At the height of the British empire in the 19th century, the Royal Navy was renowned for its military might, a global force that imbued its sailors with a special form of geopolitical pride. A British tar was “a soaring soul, as free as a mountain bird,” according to Victorian rap duo Gilbert and Sullivan. “His energetic fist should be ready to resist a dictatorial word.”

Oh, how the mighty have fallen: While Britain continues to expand its naval power — most recently with the addition of the massive HMS Queen Elizabeth aircraft carrier that got underway for sea trials on June 26 — the empire’s sailors nowadays find their power-projection is hobbled by a simple, depressing vulnerability: Microsoft Windows.

The Royal Navy’s brand new $4.5 billion warship is currently running an egregiously outdated 2001 version of Windows XP, the same garbage operating system that left more than 90% of the UK’s National Health Service crippled by a ‘WannaCry’ ransomware attack back in May, according to an eagle-eyed Guardian reporter on a tour of the new carrier.

Queen Elizabeth Cmdr. Mark Deller refuted the Guardian’s claim, insisting that the next-generation carrier “is well designed and there has been a very, very stringent procurement train that has ensured we are less susceptible to cyber than most” — but since Microsoft discontinued Windows XP support in 2014, it’s unclear who the Royal Navy plans on calling when their systems go down on the open ocean.

“The MoD can confirm that Windows XP will not be used by any onboard system when the ship becomes operational,” the Ministry of Defense said in a June 28 statement. “While we don’t comment on the specific systems used by our ships and submarines, we have absolute confidence in the security we have in place to keep the Royal Navy’s largest and most powerful ship safe and secure.”

Ironically, this is the second time the Royal Navy’s been caught running garbageware on its ostensibly “next-generation” vessels by the Guardian. In January 2016, another reporter observed that Britain’s four Vanguard-class ballistic missile “doomsday” submarines, which play a major role in the UK’s nuclear deterrent, also run on Windows XP.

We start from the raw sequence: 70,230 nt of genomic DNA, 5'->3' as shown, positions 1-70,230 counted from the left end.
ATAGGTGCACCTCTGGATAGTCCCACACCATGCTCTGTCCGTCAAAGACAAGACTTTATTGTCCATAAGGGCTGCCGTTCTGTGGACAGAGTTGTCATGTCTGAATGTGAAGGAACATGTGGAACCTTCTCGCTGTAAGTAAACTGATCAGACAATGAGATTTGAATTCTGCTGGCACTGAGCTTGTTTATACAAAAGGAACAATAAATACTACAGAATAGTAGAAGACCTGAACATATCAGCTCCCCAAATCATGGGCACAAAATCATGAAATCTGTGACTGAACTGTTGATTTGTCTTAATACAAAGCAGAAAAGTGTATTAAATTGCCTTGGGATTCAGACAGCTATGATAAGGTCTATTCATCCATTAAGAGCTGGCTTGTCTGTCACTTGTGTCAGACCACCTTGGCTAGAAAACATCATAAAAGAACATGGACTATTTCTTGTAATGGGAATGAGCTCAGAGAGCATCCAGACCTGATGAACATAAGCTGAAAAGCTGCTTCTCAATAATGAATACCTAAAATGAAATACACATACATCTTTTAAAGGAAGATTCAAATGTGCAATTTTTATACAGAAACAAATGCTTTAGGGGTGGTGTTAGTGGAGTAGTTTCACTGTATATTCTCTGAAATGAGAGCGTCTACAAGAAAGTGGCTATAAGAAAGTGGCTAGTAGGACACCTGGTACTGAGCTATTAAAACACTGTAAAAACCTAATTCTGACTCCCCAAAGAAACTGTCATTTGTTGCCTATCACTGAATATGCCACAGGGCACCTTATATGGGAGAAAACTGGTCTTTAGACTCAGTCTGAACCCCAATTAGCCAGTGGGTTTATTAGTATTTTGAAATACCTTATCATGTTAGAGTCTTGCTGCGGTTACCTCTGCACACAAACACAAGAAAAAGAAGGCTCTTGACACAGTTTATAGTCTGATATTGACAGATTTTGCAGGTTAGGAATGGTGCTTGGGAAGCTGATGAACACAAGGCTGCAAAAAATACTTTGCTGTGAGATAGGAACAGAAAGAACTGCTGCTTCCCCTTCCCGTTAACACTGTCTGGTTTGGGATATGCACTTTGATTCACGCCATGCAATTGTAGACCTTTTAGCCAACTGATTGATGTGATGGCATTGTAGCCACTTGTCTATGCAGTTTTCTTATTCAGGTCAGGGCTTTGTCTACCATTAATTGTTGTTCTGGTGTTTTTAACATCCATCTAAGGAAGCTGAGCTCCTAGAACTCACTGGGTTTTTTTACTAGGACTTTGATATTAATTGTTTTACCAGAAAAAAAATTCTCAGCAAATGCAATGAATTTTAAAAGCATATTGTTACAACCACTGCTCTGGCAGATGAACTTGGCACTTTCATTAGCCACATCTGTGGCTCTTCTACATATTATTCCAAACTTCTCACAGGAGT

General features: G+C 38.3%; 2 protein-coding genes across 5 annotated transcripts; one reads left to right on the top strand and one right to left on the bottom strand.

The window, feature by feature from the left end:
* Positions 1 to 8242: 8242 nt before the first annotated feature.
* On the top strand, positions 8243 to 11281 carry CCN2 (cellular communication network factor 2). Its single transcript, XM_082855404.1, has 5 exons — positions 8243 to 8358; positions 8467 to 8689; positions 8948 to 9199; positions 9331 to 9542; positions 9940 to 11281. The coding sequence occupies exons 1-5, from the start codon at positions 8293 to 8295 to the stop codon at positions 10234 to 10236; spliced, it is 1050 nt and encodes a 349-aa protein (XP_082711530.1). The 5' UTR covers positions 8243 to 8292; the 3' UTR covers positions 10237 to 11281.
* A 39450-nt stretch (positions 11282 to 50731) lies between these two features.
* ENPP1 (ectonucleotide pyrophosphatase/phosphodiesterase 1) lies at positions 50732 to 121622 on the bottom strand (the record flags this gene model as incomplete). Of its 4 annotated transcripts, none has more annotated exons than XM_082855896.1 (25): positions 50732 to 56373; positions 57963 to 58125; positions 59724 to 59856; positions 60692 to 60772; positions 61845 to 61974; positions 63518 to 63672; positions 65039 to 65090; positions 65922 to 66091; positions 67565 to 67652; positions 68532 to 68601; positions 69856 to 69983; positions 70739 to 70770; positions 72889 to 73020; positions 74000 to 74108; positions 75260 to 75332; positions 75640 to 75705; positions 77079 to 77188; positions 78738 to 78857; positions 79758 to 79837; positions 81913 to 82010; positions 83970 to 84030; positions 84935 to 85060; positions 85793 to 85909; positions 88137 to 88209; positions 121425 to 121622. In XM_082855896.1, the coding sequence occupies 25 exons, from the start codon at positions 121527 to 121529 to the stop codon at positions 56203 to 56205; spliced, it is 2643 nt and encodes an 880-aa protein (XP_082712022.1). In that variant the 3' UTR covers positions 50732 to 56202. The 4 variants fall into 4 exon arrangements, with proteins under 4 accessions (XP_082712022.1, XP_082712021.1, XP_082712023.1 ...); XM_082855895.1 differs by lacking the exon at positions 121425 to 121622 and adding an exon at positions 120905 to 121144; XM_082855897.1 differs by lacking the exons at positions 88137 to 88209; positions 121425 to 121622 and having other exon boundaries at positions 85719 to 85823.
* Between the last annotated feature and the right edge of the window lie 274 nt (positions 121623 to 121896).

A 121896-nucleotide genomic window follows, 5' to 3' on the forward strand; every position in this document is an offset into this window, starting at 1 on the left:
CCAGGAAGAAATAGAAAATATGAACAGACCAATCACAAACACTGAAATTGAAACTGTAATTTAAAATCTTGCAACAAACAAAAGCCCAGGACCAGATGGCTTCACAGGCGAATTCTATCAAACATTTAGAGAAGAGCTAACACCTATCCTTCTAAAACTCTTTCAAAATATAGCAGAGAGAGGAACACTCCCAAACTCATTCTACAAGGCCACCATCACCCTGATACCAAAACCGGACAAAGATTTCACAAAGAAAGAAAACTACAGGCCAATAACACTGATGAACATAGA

BUT WHY?!?! Because the so-called “Windows for Submarines” — submarines commissioned in the early 1990s, it’s worth noting — was “cheaper than the alternatives.” This is pretty grim when you consider that any machine running the OS after April 2014, in Windows’ own words, “should not be considered protected as there will be no security updates for the Windows XP operating system.”

To be fair, there are Windows XP holdouts in every branch of the armed services.  U.S. Navy’s Space and Naval Warfare Systems Command (SPAWAR) was still running XP as of 2015, but at least the Pentagon shelled out $9 million to Windows to keep the command’s systems updated against cyber attacks and various intrusive forms of malware. As Fortune points out, the U.S. Army initiated a similar contract with the company to cover “over 8,000 devices.”

“The Navy relies on a number of legacy applications and programs that are reliant on legacy Windows products,” SPAWAR spokesman Steven Davis said at the time. “Until those applications and programs are modernized or phased out, this continuity of services is required to maintain operational effectiveness.”

Yes, it’s ridiculous that the strongest militaries in the world are paying millions of dollars to stay with a vulnerable and outmoded operating system. But paying an extra buck to keep networks even relatively secure is way better than the Royal Navy’s “fuck it” approach to their deadliest vessels. A British tar may never bow down to a domineering frown or the tang of a tyrant tongue, but even he can be humbled by a call to tech support.

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